“Leaves of an unwritten diary” and reflectsthe post-romantic language that has permeatedthe composer’s work since the PolishRequiem completed in 1984. The openingpassage is reminiscent of the Lacrimosamovement from that large-scale work, amotif which I have heard time and again inPenderecki’s later years. This is followed bya rhythmic section with close harmoniesperhaps harkening back to the earlier quartets,but this is quickly replaced by a morelyrical sensibility that permeates mostof the work. All three of the quartets areperformed effortlessly and with conviction.This is obviously music close to the heartsof these fine young musicians. One omissionthat I find curious: in 1988 Pendereckiwrote another brief piece for string quartet,Der Unterbrochene Gedanke (The BrokenThought), a miniature in homage toSchoenberg and the New Viennese School,which I am aware of from a 1994 recordingby the Penderecki String Quartet. I thinkthis would have provided a welcome bridgebetween the two early experimental worksand the lyricism of the mature Penderecki.The disc concludes with a masterfulperformance of one of the most importantpieces of 20th century chamber music, WitoldLutosławski’s String Quartet from 1964. Ilook forward to hearing much more from theRoyal String Quartet.The final disc I will mention is somethingcompletely different. Canadian actor DavidCalderisi has developed a wonderful entertainmentbased on The Rubaiyat of OmarKhayyam (okdac.net). The CD is in two parts.The first is Calderisi’s introduction to thework, the author (an 11th-century Persianmathematician) and the 19th-century “translator”Edward Fitzgerald who producedwhat went on to become the most widelypublished poem in the English language.The second is a stunning performance of 93of the four-line poems (rubaiy’i) selected byCalderisi from the five collections authorizedby Fitzgerald. Calderisi’s mellifluous voice andnuanced interpretation bring a wonderful lifeto these paeans to the author’s beloved andpraises to his preferred libation: “Wine! Wine!Wine! — Red Wine!” The reading is interspersedwith short and evocative musicalinterludes composed and performed on thekamancheh, a traditional Persian stringedinstrument, by Kousha Nakhaei.In his introduction Calderisi states that hehas found people react in one of three wayswhen asked if they know The Rubaiyat ofOmar Khayyam: the first take offence at thevery suggestion that they might not be wellversed in the subject; the second admit tosome knowledge if not an intimate acquaintance;and the third say “what?” I firmlyfell into the second category before comingacross this disc, but am pleased to say I feelI’ve moved a notch closer to knowledge now.Whatever your relationship to this 1000-yearoldtreasure, I think you will delight inCalderisi’s scholarship and presentation ofone of the great works of “English” literature.We welcome your feedback and invitesubmissions. CDs and comments should besent to: The WholeNote, 503–720 BathurstSt., Toronto ON, M5S 2R4. We also encourageyou to visit our website thewholenote.comwhere you can find added features includingdirect links to performers, composers,record labels and additional, expanded andarchival reviews.—David Olds, DISCoveries Editordiscoveries@thewholenote.comVOCALPsalms and Motets for ReflectionChoir of St. John’s Elora; Michael Bloss;Noel EdisonNaxos 8.572540!!Canadian churchchoirs usually consistof amateur singers. Ifa church can afford it,it will try to get fourprofessional sectionleaders. The Choirof St John’s, Elora,however, is a fullyprofessional 22-voice choir. The disc underreview is its fifth CD.This new CD contains eight settings ofpsalms and ten items that are described,somewhat loosely, as motets. Some of thepsalms I would describe as serviceable but afew are rather more than that and I was especiallytaken with Thomas Handforth’s settingof Psalm 145 (I will magnify thee, O God myKing). Only one of the motets is something ofa chestnut: God so loved the World by JohnStainer. I have sung that a number of timesand I would be content to live without it.The oldest work on the disc is a fineRenaissance motet in the Lutheran tradition(When to the Temple Mary went), sung hereto a 19th-century English text. Otherwisethe most interesting motets are the modernand contemporary works: those by Poulenc,Tavener, Paulus, MacMillan, Harvey andHalley. The last-named is of special interestas it was commissioned by the Choir of StJohn’s. Its melodic source is a 16th-centuryLutheran hymn by Johann Walter.This is clearly a very fine choir. I have notyet heard it live, but the choir performs everyweek as part of the 11am Sunday service.Elora is easy to get to from Toronto and I hopeto make the trip soon.—Hans de GrootEARLY MUSIC & PERIOD PERFORMANCEHandel – Concerti Grossi Op.6Aradia Ensemble; Kevin MallonNaxos 8.557358-60!!Toronto’s early music Aradia Ensemble,under the energetic direction of conductor/violinist Kevin Mallon, performs with graceand momentum inthis three-disc collectionof George FridericHandel’s 12 ConcertiGrossi, Op.6.Composed over theperiod of a few weeks,the first seven Concertiare scored for theconcertino solo group of two violins and cello,and ripieno orchestra of strings and continuo.Mallon’s first violin solos are impeccable, withGenevieve Gillardeau and Cristina Zachariastaking turns in the second chair. The richcello concertino solos are well performed byAllen Whear and Katie Rietman. As the linernotes explain, Handel began composing oboeparts later, possibly for the theatre, but nevercompleted them. Aradia oboists Stephen Bard,Chris Palemeta and Kathryn Montoya playthese wind parts in Nos.8 to 12. The richnessof the winds adds a welcome extra layer oftexture. In the compositional style of the day,there are numerous references to Handel’sother works, as well as a nod to composerssuch as Domenico Scarlatti, and folk musicidioms including the Sicilian dance andEnglish hornpipe.This is music to listen to intently in orderto marvel at Aradia’s phrasing, ornamentationand stylistic interpretation. And asbackground music, the drive and spirit of theperformances will brighten even the mostdrab of days. The strings shine, especially inthe cohesive descending lines of No.2 andthe triumphant trumpet-like opening of theOverture of No.5, while the resonating doublebass of J. Tracy Mortimore adds depth andsupport, especially in the Musette of No.6.The sound quality is clear, with eachinstrumental line carefully balanced. The linernotes are informative and concise. Mallonhas brought out the very best in his Aradiaensemble as their passionate performancesradiate Handel’s inquisitive artistry.—Tiina KiikCLASSICAL & BEYONDBeethoven – Symphony No.9Erin Wall; Kendall Gladen; William Burden;Nathan Berg; San Francisco Symphony;Michael Tilson ThomasSFS Media 821936-0055-2! ! Beethovensymphonies hold aspecial place in myheart, having beenmy point of entry intothe world of classicalmusic, starting withthe Sixth Symphonyat the tender age ofseven or eight. The very sweep of the master’scompositions sent shivers down my spine.But it was the Ninth that truly shocked anddisturbed me, providing enough nervoustension and pent-up force-under-the-surfacethewholenote.com May 1 – June 7, 2013 | 59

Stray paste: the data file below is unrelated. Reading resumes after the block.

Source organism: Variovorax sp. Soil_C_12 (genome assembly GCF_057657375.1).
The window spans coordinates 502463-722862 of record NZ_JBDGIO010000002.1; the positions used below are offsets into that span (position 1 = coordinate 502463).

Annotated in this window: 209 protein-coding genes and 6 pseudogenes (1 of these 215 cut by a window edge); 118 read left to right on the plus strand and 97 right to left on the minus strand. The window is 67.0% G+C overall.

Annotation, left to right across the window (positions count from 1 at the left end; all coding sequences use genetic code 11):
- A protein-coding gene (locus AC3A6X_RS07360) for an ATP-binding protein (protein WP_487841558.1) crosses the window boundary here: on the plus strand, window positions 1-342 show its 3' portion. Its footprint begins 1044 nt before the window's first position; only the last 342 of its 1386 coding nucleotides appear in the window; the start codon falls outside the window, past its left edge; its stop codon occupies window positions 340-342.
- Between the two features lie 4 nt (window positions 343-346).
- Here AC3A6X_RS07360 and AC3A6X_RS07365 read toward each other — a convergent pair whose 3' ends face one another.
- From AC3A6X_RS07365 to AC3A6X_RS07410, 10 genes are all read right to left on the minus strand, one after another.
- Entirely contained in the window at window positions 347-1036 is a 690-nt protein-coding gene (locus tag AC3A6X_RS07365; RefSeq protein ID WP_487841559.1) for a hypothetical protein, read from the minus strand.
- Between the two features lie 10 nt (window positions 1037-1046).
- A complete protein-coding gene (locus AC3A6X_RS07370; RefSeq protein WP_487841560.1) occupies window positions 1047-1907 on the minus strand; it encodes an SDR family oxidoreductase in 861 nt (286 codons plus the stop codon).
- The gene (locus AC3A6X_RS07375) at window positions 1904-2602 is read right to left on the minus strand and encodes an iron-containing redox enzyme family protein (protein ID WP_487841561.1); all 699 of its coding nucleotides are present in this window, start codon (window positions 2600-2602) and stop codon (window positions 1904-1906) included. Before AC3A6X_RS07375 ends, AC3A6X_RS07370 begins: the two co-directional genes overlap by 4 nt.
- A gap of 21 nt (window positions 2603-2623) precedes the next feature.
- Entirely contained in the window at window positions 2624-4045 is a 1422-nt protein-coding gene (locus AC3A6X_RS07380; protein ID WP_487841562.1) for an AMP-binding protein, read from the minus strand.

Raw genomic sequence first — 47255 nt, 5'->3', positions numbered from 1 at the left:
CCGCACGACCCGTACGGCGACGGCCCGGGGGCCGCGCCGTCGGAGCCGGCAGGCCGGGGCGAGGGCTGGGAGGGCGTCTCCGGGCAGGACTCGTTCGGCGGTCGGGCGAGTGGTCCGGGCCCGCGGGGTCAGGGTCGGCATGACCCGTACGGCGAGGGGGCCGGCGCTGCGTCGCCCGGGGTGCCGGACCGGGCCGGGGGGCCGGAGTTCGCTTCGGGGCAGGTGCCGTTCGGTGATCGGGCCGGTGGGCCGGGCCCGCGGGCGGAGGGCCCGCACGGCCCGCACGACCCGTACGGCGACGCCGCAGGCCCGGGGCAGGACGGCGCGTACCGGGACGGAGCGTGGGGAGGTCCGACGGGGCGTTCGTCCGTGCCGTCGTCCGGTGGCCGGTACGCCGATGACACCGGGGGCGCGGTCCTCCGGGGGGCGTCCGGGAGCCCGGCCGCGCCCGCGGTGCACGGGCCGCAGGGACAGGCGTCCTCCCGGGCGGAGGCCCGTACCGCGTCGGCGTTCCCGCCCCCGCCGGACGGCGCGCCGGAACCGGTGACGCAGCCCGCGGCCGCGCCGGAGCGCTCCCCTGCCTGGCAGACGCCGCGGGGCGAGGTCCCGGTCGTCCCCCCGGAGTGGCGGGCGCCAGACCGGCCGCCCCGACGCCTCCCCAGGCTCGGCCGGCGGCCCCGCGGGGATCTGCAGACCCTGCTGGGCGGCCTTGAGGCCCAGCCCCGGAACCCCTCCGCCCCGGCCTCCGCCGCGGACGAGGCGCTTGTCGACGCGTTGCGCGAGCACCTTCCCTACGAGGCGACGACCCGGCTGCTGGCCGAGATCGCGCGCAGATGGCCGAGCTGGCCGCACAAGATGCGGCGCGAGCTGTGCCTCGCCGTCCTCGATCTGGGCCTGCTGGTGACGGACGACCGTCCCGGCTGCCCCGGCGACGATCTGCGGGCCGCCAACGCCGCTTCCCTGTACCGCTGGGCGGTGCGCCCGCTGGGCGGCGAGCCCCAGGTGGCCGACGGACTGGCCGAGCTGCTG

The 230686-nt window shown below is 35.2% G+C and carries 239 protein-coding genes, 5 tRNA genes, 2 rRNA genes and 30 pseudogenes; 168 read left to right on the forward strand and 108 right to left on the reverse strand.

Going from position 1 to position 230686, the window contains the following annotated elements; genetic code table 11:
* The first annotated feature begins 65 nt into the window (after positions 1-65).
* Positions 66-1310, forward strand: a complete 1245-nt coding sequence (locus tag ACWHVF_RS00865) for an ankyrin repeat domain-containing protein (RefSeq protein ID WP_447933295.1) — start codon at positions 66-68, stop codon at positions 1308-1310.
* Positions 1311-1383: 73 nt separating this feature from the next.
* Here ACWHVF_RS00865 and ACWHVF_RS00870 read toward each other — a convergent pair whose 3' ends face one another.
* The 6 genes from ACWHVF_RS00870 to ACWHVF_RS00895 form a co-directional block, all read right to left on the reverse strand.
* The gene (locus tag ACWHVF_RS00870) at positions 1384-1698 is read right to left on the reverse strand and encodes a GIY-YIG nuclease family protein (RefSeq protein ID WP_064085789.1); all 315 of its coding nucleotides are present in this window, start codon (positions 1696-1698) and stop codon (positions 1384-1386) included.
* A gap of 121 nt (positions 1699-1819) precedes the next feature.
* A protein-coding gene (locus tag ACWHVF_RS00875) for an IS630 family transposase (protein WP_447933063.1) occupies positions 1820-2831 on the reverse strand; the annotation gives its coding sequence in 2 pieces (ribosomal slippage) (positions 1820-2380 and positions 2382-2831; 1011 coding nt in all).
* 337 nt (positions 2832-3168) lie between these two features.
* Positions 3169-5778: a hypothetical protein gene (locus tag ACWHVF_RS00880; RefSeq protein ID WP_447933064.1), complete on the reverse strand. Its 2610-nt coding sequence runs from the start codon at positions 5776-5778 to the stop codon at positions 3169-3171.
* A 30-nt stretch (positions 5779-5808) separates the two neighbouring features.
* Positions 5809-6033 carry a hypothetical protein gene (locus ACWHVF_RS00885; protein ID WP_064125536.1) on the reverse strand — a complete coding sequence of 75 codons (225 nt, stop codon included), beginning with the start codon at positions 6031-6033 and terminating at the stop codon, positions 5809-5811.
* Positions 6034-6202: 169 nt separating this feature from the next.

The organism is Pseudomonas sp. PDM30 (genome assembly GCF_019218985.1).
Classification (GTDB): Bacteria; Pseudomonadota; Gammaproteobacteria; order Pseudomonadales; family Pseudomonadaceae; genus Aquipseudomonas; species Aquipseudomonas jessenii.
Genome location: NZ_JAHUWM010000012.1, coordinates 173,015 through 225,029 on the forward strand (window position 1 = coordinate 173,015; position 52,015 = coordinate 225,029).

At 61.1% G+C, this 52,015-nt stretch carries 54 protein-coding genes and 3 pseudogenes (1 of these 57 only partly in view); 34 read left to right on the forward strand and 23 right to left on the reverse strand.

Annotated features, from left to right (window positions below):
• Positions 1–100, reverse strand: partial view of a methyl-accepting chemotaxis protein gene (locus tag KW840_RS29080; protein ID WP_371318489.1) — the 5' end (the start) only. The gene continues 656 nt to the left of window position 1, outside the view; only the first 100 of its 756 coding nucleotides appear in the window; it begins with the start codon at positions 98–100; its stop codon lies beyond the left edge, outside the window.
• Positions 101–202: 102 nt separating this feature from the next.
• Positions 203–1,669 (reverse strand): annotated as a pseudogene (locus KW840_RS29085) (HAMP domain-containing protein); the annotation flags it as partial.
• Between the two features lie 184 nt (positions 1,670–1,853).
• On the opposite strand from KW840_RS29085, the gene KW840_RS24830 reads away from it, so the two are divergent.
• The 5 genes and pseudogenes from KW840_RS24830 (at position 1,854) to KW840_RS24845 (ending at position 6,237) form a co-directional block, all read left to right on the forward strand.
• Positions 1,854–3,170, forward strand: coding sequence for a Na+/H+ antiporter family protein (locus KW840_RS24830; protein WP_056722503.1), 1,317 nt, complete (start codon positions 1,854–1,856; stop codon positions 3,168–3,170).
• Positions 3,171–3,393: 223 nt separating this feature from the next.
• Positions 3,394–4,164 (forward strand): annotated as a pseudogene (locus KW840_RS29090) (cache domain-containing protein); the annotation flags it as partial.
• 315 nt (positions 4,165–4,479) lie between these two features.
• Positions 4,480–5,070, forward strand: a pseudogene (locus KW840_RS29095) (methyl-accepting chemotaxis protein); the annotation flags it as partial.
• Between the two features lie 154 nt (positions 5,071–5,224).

Volume 26 (2020- )